BIRD BOX- A War with One’s Own Fears

A good movie prompts us to think. Similar to this principle a review portrayal can evoke different perceptions based on people’s reflection of self. Bird Box, based on a 2014 post-apocalyptic novel by Josh Malerman that was adapted for the screen by Eric Heisserer and was steered by Susanne Bier, fitted the best-accomplishing film in Netflix history. It is a thriller about a supernatural entity that, when people see it, forces the person to kill themselves. These creatures were most likely a religion-related epidemic, brought upon by humanity itself.

A relevant label attached to these creatures is “fallen angels” most ordinarily known as demons. In the bible, demons are represented as creatures so conceptually foul and inherently incorrect that humans would simply go impulsive and out of control had they ever been subject to directly looking at such an improper and impossible-oriented entity. In the flick, the havoc created by these creatures is pretty evident.

Those who grasp even the slightest glimpse of the ‘creatures’ are instantly driven mad, speedily taking their own life. Sandra Bullock stars as Malorie, who’s tasked with saving two children from the entity. Blindfolded, they traverse a desolate American town (and a whole river) to find a safe haven. The film hops back and forth in time, taking us from When The Shit Goes Down five years ago to the birth of the children to their journey out of town. Although the film matched a light-hearted meme sensation but has evoked a serious desire for thought over mental illness among viewers pondering the deeper meaning of the movie. There are mental health lessons learned throughout the film Involving triggers for mental health themes such as anxiety, trauma, self-harm, and suicidality. Perpetuating negative portrayals of individuals living with mental health concerns, particularly those who are hospitalized.

1. Negligence towards Mental Health

How society deals with mental health is the underlying monster in the movie. Simply pretending to not to pay heed to important issues surrounding mental health and the stigmas placed on people dealing with mental issues, does not minimize the gravity of the problem.

This movie exceptionally linked monsters, though metaphorically, with people suffering from mental illness becoming literal agents of evil, obsessed with carrying a monster’s mission to destroy humanity. Who wants everyone else to witness and experience what it’s like to want to take your own life and overhear voices in your head? Thus monsters are suicide and mental illness personified. Sounds fancy and Fanatical, but truly it isn’t one.

2. Suicide/ Self Harm

Suicide and mental illness do not have a face and aren’t foreseen and anticipated. In the present day, we witness instances of people exemplifying suicidal tendencies before taking their own life. The stigma attached to suicide and mental illness often provokes people to hide those feelings rather than talk about them freely and openly. In the hustling world, nobody is concerned about what the other is feeling or has time to ponder upon them. Similarly, in the movie, almost all characters are seen dealing with grief to some degree. Suicide does not affect just the victim, but also the people nearby them.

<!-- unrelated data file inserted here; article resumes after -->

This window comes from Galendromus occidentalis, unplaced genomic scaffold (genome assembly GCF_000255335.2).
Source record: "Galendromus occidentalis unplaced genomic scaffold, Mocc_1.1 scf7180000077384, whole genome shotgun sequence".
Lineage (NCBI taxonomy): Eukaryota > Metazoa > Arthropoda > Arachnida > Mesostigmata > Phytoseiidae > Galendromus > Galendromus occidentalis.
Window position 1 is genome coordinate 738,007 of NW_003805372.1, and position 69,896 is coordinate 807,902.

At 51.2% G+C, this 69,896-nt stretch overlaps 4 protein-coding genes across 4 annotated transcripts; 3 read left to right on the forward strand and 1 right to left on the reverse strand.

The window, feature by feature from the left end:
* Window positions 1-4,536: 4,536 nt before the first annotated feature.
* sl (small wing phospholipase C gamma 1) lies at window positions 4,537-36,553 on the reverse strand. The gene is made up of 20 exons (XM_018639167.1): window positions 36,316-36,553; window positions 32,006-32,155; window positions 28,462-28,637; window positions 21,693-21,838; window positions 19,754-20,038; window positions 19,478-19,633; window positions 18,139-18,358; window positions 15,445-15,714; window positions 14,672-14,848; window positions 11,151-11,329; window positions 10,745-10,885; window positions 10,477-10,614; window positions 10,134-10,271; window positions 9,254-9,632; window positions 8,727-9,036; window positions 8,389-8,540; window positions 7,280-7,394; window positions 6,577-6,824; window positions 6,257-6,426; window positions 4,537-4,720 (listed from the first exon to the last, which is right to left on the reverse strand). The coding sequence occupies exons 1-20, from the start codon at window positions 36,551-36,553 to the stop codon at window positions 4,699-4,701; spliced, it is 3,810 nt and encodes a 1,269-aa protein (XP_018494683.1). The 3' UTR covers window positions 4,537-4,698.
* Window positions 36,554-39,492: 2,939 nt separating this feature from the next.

Also Read: Childhood Fears and, Their Relation to Mental Health Disorders

“We’re kind of going to that place where we’re not looking at people anymore. We’re all very remote and isolated”.

3. Fears that come with becoming a parent

Malorie, the protagonist is portrayed as a fierce mother who does not even name her children until they reach a safe haven. Only when Malorie believes they’re safe does she feel that she can exert this more conventional step? Flashback to the early days of Malorie’s unwillingness to acknowledge her pregnancy and expressing her fear of becoming a mother worried that she might not bond with her child. Does not naming them in any sense correspond to protecting her “motherly fears” or keeping herself from getting too connected to her kids and having something terrible happen?

Thus, in conformity with this, Bird Box highlights a major theme elucidating Malorie’s learning to accept that she is a parent along with all the fears that come with a post-apocalyptic world. Seemingly in agreement, Dani Di Placido formulated for Forbes, “ It’s pretty evident from the outset that the film is about the psychological struggles of parenthood.”

4. Hope

Hope is what kindled the protagonist’s journey to safety. It’s portrayed that those unseen creatures take the form of dead relatives or something terrifying, or even attractive. They seem to vary depending on who is looking; they are vague, and their agenda is meaningless. Despite the odds, Malorie victoriously resists the urge to gaze into the abyss, and pulls off a miraculous success story, bringing her new family to a place where they can thrive.

Also Read: Social Fear: Why Do You Feel Anxious with Others

Bird Box’ as a new entry into the old-fashioned 1950s monster movie genre, quite resonates with the fears of what social media is doing to our brains. By putting on the blindfolds, the characters of ‘Bird Box’ are shielded from the monsters, which are the impacts of social media.

The storyline beautifully displays how everyday people may be battling against their demons and how the person you least suspect may have suicidal thoughts and suffer from mental illness.

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